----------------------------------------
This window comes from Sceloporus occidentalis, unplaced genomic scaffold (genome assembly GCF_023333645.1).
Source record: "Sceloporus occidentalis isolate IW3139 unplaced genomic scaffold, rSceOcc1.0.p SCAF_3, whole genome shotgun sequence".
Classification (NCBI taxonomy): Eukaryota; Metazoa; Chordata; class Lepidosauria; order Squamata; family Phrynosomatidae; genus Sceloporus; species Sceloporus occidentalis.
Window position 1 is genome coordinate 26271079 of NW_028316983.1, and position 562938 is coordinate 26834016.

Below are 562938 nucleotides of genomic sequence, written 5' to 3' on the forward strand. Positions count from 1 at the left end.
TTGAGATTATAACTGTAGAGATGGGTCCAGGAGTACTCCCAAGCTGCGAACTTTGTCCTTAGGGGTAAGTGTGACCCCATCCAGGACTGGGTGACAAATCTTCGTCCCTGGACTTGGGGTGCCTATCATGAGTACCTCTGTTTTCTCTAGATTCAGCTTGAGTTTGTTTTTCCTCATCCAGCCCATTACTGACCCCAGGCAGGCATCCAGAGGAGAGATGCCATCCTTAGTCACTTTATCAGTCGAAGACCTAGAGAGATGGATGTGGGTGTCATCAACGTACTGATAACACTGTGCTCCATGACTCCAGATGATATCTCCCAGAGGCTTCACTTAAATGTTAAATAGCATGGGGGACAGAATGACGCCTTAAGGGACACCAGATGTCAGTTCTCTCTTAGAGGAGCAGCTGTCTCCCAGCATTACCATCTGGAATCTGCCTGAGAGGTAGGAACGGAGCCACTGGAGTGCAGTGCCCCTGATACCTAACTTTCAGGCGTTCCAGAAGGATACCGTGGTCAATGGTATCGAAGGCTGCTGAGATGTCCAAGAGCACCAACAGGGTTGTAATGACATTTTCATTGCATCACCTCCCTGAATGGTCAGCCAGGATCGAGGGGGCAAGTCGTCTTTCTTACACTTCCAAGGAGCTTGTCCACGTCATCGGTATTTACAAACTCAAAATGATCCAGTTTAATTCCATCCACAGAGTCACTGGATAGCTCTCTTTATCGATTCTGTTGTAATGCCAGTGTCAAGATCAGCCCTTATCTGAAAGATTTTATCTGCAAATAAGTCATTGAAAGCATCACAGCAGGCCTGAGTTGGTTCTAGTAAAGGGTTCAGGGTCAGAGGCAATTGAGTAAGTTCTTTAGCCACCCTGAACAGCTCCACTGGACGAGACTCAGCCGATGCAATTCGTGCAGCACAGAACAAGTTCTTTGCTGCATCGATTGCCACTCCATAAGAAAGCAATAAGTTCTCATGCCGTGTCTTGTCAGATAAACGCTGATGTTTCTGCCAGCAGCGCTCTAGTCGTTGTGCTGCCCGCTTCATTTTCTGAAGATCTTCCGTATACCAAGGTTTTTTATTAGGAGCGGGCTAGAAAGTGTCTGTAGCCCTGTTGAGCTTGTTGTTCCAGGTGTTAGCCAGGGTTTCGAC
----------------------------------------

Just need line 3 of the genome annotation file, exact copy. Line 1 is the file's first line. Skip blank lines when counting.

Classification (NCBI taxonomy): Eukaryota; Metazoa; Chordata; class Lepidosauria; order Squamata; family Phrynosomatidae; genus Sceloporus; species Sceloporus occidentalis.